Posts Tagged With: Rex Stout

Rex Stout Quotes @ BrainyQuote

Rex Stout Quotes Interesting site.

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Champagne For One – January 1996 – Bantam Reissue – 8th Printing

Champagne For One –Bantam Reissue - January 1996 - 8th Printing - Front Cover

Champagne For One –Bantam Reissue - January 1996 - 8th Printing - Front Cover

Champagne For One –Bantam Reissue - January 1996 - 8th Printing - Rear Cover

Champagne For One –Bantam Reissue - January 1996 - 8th Printing - Rear Cover

A Bantam Book
Copyright 1958 By Rex Stout
Bantam Reissue Edition – January 1996
8th Printing

Contents:

Champagne For One

Rear Cover Intro:

CHAMPAGNE FOR ONE

Faith Usher had a decidedly morbid personality. She talked about taking her life, and kept cyanide in her purse. So when she collapses and dies from a lethal champagne cocktail in the middle of a high society dinner party, everyone calls it suicide – including the police. But Archie was watching it all, and suspects it was murder.  So does Nero Wolfe, especially after he’s warned by four men against taking the case.  For the world’s most formidable detective it is a tantalizing puzzle involving an unlikely combination of philanthropy, deception, blackmail, and an unrepentant killer who just may have committed the perfect crime.

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Salvation Army mystery finds

Went to the local Salvation Army yesterday (Monday May 11, 2009) and came home with a pile of mysteries including 9 paperbacks by Rex Stout and one hardback by Goldsborough. Will get them scanned and up for view asap. For now here are a couple of pictures of the lot to drool over… 😉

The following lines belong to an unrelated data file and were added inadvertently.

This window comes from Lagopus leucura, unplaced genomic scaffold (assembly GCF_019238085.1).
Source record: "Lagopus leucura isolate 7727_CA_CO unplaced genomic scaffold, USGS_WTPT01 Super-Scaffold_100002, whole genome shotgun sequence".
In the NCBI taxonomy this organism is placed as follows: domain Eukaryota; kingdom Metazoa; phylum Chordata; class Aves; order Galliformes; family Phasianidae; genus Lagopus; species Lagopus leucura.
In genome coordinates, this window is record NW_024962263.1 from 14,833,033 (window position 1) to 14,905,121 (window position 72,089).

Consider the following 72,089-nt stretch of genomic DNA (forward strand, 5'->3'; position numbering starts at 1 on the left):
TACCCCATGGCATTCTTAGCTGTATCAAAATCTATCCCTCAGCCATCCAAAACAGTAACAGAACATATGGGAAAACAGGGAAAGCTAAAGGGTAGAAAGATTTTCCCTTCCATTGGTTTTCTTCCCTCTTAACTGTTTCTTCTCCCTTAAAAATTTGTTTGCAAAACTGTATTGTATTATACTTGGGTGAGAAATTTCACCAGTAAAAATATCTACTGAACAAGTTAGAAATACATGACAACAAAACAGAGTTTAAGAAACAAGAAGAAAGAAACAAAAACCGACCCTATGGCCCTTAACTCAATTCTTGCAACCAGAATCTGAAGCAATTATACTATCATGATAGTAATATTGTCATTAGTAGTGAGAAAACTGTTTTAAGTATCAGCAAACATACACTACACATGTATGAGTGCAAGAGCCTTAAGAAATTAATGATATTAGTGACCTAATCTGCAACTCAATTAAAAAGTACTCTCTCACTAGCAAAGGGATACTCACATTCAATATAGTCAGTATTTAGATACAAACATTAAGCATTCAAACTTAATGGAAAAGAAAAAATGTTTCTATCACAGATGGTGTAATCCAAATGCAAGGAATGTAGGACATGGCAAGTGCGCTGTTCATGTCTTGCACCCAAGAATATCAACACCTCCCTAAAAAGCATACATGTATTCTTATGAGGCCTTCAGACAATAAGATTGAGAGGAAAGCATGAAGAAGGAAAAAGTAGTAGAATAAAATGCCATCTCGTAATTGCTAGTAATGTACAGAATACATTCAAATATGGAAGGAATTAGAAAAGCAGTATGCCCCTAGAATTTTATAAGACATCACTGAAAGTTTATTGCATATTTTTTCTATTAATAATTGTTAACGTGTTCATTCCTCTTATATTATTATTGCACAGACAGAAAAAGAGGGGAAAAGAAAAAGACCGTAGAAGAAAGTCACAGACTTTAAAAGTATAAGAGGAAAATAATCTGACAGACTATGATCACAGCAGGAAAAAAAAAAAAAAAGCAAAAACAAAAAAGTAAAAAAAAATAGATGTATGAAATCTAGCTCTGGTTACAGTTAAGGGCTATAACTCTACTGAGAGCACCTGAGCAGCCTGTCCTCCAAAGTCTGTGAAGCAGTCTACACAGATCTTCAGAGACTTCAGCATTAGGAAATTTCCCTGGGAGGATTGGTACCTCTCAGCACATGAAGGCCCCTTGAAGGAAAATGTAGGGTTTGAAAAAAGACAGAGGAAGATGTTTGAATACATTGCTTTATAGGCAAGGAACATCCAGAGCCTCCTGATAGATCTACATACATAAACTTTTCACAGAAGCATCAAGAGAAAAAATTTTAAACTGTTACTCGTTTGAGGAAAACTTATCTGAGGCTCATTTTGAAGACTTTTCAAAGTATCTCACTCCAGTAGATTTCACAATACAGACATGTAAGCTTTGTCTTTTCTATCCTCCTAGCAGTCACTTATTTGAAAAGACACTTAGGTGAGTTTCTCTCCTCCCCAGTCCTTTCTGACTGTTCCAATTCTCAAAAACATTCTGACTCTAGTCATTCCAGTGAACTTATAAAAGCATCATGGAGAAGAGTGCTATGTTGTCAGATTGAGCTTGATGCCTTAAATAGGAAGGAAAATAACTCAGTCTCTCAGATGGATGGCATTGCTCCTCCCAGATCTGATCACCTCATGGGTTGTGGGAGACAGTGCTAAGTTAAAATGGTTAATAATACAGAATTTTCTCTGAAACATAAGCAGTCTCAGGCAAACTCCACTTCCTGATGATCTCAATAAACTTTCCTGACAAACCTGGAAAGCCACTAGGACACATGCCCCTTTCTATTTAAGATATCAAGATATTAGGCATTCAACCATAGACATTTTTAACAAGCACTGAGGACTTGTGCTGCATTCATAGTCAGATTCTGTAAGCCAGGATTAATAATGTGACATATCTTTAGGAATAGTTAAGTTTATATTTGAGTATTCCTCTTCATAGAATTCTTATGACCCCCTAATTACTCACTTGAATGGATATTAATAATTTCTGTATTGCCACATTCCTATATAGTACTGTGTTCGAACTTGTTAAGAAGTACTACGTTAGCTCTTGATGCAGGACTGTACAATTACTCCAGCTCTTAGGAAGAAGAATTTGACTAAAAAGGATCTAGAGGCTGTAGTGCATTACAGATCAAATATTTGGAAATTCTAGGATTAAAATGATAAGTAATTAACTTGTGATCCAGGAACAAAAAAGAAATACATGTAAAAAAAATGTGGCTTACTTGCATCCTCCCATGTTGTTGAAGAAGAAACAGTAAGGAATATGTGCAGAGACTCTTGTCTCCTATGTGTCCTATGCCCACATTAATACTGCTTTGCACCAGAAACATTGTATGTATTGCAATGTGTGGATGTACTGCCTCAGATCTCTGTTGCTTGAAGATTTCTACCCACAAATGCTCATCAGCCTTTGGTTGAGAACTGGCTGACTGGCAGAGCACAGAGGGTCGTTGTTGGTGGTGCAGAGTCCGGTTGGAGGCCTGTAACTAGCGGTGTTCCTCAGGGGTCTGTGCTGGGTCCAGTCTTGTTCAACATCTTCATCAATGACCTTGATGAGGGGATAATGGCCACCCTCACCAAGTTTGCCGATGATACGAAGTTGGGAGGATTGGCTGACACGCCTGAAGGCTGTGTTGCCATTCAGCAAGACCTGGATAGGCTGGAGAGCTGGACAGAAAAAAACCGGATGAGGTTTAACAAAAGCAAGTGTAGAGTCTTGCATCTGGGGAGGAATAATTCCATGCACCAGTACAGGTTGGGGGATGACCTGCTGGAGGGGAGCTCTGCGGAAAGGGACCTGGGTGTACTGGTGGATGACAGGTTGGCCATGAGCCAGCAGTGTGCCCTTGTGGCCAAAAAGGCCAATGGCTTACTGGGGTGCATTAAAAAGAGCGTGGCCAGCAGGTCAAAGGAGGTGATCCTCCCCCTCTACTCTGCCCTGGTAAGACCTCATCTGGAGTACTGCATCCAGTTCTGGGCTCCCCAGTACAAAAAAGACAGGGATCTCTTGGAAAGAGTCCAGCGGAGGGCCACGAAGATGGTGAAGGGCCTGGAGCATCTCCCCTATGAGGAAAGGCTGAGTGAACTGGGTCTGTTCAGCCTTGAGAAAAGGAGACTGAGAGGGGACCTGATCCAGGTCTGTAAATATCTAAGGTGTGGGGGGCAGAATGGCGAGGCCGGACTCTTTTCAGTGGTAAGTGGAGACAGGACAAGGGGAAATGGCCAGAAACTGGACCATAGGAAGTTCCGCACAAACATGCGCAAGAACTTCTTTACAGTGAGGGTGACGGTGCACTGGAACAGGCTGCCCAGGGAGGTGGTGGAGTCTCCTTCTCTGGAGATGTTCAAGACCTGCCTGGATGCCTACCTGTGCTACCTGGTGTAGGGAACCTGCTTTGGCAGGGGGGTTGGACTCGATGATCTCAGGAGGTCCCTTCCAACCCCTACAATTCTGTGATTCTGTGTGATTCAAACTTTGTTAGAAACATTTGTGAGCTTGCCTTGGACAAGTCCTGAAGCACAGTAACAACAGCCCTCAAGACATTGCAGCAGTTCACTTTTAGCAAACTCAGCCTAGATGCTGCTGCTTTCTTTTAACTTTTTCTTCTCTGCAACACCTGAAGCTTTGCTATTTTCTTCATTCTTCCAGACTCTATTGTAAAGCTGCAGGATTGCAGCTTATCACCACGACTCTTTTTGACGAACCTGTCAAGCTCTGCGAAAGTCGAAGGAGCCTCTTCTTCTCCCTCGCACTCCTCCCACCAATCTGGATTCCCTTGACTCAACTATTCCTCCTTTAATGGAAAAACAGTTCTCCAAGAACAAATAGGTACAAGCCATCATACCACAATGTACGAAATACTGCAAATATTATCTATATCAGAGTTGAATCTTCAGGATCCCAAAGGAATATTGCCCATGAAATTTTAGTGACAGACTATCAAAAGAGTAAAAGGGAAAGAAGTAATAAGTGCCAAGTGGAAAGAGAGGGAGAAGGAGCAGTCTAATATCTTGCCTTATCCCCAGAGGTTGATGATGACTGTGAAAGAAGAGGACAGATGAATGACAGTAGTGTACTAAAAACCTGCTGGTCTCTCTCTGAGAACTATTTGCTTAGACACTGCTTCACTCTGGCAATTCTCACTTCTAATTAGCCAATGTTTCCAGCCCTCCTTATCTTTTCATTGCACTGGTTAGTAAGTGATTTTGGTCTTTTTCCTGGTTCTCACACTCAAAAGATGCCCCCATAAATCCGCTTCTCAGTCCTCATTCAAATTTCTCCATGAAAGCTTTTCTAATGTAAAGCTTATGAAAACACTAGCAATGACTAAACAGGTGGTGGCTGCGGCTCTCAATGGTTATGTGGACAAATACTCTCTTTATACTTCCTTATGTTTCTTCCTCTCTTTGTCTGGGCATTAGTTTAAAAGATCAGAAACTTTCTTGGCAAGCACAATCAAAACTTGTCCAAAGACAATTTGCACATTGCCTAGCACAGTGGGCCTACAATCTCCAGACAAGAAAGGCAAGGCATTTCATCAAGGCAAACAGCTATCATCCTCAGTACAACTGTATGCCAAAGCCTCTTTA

Nero Wolfe and Red Threads Salvation Army finds
Nero Wolfe and Red Threads Salvation Army finds

Assorted mysteries Salvation Army finds
Assorted mysteries Salvation Army finds

Some of these will be put up for sale at Bonanza. When I get them up I’ll post the page links here for anyone interested.

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Interesting Quote from Rex Stout at Pink Ink

Pink Ink: Mail Call

Pink Think: “If I’m home with no chore at hand, and a package of books has come, the television set and the chess board and the unanswered mail will have to manage without me if one of the books is a detective story.” – Rex Stout

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Prisoner’s Base – 1952 – Book Club Edition

Prisoner's Base - 1952 - Book Club Edition - Dust Jacket Front Cover

Prisoner's Base - 1952 - Book Club Edition - Dust Jacket Front Cover

Prisoner's Base - 1952 - Book Club Edition - Dust Jacket Rear Cover

Prisoner's Base - 1952 - Book Club Edition - Dust Jacket Rear Cover

Copyright 1952 By Rex Stout
The Viking Press
Jacket Design By Bill English

Rear Cover Intro: